Posts Tagged ‘notice

17
Jun
21

In Praise of Slow

Normally, I am a pretty fast guy.

Mmmmmm!!

I walk fast.

I drive fast (much to Joan’s great displeasure).

I eat fast and drink fast.

I cook fast, I wash the dishes fast, and I make my bed fast.

I even read fast.

I was always the guy who had too much to do and not enough time in which to do it. Somehow, even though I have been retired now for almost two years, I still carry on in the same way.

Since May 4 of this year, however, all of that has changed DRAMATICALLY.

The issues I have been having with the pain in my lower back have forced me to follow the wise guidance of Simon and Garfunkel when they sing, “Slow down, you move too fast. You’ve got to make the morning last!” 

They are right about that part. But I’m not sure I am on board with the song’s chorus: “ALL IS GROOVY!”

Every day, somewhere around 10:00 a.m. when the muscle relaxers and pain meds finally kick in, I venture out for a little walk in the neighborhood. But I have to walk REALLY slowly. You would be forgiven for chuckling as you watch me out there… taking my mincing, shuffling, “little old man” steps. 

Then it is back home for a 20-minute session with the ice pack.

In many ways, this enforced slowdown is very aggravating. I mean, we are finally coming out of the dark tunnel of the COVID-19 pandemic when things are opening back up, and here I am, sidelined by this ridiculous, relentless PAIN!!

But you know what? I am slowly discovering that there are some hidden gifts that come when I take life at a slower pace. 

  • I see more of my surroundings
  • I have longer conversations with my neighbors
  • I feel zero guilt about sitting down and cracking open a book in the middle of the day
  • I note and appreciate the different hues of each hour of the day
  • This new pace of mine allows me to turn the tables and give Joan the opportunity to be MY caretaker for a while.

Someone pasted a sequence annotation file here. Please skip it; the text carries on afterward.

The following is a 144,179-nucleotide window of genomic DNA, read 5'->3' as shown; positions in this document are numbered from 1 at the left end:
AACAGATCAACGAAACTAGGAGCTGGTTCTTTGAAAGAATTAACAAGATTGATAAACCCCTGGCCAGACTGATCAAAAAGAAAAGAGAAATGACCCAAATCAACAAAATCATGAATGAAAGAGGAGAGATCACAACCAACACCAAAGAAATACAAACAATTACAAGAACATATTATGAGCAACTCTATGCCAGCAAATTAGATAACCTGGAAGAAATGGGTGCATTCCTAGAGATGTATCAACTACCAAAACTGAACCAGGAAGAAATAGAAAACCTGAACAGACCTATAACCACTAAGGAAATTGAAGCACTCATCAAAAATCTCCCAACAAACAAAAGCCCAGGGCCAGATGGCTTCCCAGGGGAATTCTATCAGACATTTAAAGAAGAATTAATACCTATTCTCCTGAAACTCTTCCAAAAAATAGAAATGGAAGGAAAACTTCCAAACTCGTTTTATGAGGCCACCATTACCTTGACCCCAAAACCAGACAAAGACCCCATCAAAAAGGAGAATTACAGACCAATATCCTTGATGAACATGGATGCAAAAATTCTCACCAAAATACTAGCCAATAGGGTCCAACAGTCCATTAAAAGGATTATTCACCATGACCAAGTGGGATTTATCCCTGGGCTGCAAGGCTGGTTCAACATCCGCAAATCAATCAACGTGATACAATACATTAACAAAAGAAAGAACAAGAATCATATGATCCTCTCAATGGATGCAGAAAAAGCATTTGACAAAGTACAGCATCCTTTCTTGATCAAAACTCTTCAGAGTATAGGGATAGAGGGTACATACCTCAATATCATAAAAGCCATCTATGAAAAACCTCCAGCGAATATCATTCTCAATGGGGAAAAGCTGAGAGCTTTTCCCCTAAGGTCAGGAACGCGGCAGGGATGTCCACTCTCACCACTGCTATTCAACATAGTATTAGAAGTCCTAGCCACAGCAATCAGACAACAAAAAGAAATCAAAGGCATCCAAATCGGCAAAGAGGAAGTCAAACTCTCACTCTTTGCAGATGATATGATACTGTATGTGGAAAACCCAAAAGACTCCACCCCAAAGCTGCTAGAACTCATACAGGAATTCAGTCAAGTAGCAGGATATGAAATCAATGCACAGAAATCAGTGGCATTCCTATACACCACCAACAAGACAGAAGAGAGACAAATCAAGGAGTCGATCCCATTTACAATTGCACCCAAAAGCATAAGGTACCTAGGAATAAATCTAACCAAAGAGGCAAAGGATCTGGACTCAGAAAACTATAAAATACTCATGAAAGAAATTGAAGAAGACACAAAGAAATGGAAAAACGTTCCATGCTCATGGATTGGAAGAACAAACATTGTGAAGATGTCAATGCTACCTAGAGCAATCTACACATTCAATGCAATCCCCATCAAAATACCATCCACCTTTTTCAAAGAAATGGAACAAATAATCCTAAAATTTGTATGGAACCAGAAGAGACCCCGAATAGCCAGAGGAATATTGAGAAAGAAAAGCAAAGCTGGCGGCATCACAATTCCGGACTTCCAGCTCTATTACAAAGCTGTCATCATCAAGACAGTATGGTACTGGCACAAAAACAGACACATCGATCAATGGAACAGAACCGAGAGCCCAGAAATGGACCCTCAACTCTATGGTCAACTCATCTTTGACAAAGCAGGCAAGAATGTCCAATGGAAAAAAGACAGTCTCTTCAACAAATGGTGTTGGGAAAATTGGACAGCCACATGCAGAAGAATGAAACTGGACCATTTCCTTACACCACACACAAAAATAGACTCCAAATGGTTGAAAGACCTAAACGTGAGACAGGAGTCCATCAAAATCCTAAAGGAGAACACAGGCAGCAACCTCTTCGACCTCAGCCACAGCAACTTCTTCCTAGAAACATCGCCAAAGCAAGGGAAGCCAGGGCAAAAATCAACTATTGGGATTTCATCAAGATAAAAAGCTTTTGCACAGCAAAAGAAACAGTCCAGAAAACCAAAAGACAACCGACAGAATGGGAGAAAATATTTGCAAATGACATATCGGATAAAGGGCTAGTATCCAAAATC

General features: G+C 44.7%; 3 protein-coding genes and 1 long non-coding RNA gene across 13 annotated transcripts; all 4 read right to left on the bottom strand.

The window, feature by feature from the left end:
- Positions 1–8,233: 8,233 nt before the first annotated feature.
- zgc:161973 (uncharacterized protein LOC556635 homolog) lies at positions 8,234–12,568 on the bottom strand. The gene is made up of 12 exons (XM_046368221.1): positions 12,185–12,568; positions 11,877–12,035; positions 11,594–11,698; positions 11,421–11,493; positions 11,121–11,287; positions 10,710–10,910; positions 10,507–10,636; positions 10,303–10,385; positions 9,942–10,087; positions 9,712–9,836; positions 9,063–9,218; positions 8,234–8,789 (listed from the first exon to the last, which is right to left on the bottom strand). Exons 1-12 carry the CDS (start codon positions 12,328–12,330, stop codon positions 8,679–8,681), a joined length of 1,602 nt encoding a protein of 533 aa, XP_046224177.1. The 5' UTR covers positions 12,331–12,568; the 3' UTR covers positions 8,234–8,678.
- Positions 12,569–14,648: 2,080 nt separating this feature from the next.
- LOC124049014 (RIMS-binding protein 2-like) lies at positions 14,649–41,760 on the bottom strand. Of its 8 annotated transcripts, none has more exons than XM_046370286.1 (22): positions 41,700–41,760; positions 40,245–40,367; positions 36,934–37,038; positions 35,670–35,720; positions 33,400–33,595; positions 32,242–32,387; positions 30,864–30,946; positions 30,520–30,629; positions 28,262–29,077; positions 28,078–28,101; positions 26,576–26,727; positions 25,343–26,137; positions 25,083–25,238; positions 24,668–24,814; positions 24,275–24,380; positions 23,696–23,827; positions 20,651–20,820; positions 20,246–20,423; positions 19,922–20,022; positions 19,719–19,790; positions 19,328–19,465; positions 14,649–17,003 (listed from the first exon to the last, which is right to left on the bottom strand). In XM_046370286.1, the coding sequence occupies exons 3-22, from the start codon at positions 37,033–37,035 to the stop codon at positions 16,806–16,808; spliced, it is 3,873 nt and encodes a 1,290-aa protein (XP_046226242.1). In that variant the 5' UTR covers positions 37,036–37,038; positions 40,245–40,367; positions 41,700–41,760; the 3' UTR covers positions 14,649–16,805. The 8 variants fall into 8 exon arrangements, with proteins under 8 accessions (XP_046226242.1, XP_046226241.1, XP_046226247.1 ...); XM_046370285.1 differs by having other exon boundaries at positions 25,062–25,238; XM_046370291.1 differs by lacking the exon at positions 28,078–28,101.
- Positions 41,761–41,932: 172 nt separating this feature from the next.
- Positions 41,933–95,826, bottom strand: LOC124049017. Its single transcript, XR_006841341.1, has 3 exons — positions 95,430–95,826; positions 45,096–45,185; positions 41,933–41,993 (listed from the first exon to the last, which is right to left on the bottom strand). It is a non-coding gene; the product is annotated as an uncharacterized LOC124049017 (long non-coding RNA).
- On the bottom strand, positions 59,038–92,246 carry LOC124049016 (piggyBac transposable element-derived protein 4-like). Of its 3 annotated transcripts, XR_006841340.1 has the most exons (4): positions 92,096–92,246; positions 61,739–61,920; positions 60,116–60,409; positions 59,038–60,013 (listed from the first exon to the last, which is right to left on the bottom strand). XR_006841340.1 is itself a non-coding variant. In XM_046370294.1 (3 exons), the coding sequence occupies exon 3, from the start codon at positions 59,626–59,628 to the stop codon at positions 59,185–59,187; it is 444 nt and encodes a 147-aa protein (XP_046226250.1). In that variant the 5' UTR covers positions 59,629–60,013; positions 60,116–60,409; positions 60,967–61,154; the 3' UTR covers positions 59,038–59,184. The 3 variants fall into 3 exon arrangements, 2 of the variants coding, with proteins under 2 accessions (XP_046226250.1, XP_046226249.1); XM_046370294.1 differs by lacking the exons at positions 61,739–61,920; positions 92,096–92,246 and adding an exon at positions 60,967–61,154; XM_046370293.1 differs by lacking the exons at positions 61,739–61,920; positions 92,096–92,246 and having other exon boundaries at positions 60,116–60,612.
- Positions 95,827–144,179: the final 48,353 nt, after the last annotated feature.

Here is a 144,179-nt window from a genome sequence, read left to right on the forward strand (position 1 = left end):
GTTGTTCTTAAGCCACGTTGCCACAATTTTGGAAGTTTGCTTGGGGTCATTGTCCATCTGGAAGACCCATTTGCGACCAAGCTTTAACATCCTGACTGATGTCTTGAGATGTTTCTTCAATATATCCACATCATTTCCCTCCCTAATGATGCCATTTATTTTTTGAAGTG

• But most importantly, I find that I am much more likely to use these slow, unscheduled moments to pause and connect with God… in prayer or quiet reflection.

Looking in at the life of the man who drew the BC/AD dividing line through human history, we find that HE had a finely tuned appreciation for life in the slow lane, too. The Bible records at least 21 separate instances like this one in Luke’s gospel where we read: “Now during those days he went out to the mountain to pray; and he spent the night in prayer to God.” (Luke 6:12, NRSV). 

Jesus sounds ardently anti-hustle-bustle in this passage from the Sermon on the Mount when he says, “And can any of you by worrying add a single hour to your span of life?” (Matthew 6:27, NRSV).

Despite these manifold spirit-nurturing benefits, I absolutely will NOT accept the premise that God sent me this back pain as a hard-to-miss lesson about slowing down and smelling the roses. 

On the contrary, this dilemma is all about the accumulated effects of genetics, years of bad posture and overdoing, mixed in with a touch of Ol’ Uncle Arthur. 

God is the one who stands with me in my pain and whispers, “I know this thing with your back sucks right now, but I AM and ALWAYS HAVE BEEN in the redemption business. Tune in and I will help you make a sweet pitcher of lemonade out of this lemon you’ve been handed.”

And you know what? God is there with you too, whispering the same thing. 

All we need to do is slow down and LISTEN!

Abundant blessings;

14
Jun
21

New Glasses